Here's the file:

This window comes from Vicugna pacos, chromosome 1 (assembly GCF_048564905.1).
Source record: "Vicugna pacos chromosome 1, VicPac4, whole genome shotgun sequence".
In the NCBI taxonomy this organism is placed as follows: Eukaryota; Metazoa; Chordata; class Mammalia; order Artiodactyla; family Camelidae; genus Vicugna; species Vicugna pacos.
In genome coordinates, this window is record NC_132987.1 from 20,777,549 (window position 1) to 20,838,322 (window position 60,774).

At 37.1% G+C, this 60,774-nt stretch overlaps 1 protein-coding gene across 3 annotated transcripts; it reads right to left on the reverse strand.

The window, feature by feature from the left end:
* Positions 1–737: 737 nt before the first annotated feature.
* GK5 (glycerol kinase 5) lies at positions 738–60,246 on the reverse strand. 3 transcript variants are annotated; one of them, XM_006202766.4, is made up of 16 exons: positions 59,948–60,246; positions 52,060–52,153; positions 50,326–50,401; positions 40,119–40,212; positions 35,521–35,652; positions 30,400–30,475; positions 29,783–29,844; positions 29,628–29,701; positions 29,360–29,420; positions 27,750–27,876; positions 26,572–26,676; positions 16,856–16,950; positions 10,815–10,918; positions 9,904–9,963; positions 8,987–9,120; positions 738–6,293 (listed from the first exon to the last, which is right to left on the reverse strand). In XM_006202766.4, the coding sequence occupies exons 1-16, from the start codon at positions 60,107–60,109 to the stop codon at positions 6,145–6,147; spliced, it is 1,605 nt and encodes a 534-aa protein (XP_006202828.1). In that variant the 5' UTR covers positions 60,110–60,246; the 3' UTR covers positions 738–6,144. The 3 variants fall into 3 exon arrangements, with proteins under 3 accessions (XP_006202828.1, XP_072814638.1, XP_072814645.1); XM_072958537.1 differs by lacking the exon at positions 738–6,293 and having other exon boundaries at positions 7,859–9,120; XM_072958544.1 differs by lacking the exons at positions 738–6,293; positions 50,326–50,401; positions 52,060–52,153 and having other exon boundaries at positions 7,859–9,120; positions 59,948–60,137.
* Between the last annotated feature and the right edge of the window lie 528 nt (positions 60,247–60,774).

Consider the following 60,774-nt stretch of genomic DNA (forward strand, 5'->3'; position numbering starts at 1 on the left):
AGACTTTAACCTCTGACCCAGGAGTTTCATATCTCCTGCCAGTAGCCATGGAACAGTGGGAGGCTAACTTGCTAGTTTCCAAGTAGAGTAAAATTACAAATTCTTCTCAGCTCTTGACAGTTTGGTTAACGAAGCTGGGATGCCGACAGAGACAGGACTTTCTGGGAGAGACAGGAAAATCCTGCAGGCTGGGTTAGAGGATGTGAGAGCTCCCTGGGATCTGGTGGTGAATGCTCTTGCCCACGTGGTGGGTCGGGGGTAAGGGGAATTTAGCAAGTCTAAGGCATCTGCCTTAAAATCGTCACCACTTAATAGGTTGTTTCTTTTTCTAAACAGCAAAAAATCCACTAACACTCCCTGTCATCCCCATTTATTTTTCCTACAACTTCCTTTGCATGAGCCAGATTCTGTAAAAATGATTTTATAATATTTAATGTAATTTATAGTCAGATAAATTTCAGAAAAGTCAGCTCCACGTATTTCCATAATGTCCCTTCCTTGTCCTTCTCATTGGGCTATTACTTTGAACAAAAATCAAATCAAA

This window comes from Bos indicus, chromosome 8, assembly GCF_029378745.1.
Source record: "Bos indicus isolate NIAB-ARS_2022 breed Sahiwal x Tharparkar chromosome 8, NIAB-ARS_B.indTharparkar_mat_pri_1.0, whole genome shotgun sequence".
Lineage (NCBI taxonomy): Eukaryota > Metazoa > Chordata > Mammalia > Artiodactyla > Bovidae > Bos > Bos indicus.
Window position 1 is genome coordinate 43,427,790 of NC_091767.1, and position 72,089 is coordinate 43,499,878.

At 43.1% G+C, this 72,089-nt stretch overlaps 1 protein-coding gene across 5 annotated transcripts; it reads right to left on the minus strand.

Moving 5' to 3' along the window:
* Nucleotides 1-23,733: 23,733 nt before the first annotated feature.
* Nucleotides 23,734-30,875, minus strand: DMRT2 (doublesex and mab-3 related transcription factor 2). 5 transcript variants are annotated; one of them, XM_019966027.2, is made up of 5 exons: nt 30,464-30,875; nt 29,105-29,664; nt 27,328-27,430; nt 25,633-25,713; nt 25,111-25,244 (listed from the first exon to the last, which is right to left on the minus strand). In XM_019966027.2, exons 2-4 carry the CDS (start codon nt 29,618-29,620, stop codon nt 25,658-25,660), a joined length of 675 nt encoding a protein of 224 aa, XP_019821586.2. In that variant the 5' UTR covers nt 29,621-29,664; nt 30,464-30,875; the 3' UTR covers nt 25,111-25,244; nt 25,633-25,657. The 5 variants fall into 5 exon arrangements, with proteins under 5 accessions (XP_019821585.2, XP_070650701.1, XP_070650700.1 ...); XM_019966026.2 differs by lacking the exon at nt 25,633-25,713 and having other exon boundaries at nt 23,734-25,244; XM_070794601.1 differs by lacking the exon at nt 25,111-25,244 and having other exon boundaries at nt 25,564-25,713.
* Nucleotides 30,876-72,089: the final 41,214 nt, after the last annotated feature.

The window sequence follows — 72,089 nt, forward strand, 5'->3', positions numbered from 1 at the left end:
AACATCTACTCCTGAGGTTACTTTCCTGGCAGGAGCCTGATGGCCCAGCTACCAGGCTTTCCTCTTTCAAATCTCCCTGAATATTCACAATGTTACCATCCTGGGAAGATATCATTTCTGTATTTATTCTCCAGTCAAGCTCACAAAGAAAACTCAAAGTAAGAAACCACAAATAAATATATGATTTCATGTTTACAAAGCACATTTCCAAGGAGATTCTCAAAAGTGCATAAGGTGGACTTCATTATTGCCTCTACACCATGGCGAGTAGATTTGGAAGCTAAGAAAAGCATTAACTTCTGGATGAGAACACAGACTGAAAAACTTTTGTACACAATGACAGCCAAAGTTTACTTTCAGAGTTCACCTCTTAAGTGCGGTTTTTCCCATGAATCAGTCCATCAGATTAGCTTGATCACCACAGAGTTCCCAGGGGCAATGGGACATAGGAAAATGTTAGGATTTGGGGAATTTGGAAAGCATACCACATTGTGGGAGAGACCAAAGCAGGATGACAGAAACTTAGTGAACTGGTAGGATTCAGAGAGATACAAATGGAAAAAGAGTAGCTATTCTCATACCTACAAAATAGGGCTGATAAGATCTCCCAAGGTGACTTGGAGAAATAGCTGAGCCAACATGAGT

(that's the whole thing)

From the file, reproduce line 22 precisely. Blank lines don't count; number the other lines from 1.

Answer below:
AACATCTACTCCTGAGGTTACTTTCCTGGCAGGAGCCTGATGGCCCAGCTACCAGGCTTTCCTCTTTCAAATCTCCCTGAATATTCACAATGTTACCATCCTGGGAAGATATCATTTCTGTATTTATTCTCCAGTCAAGCTCACAAAGAAAACTCAAAGTAAGAAACCACAAATAAATATATGATTTCATGTTTACAAAGCACATTTCCAAGGAGATTCTCAAAAGTGCATAAGGTGGACTTCATTATTGCCTCTACACCATGGCGAGTAGATTTGGAAGCTAAGAAAAGCATTAACTTCTGGATGAGAACACAGACTGAAAAACTTTTGTACACAATGACAGCCAAAGTTTACTTTCAGAGTTCACCTCTTAAGTGCGGTTTTTCCCATGAATCAGTCCATCAGATTAGCTTGATCACCACAGAGTTCCCAGGGGCAATGGGACATAGGAAAATGTTAGGATTTGGGGAATTTGGAAAGCATACCACATTGTGGGAGAGACCAAAGCAGGATGACAGAAACTTAGTGAACTGGTAGGATTCAGAGAGATACAAATGGAAAAAGAGTAGCTATTCTCATACCTACAAAATAGGGCTGATAAGATCTCCCAAGGTGACTTGGAGAAATAGCTGAGCCAACATGAGT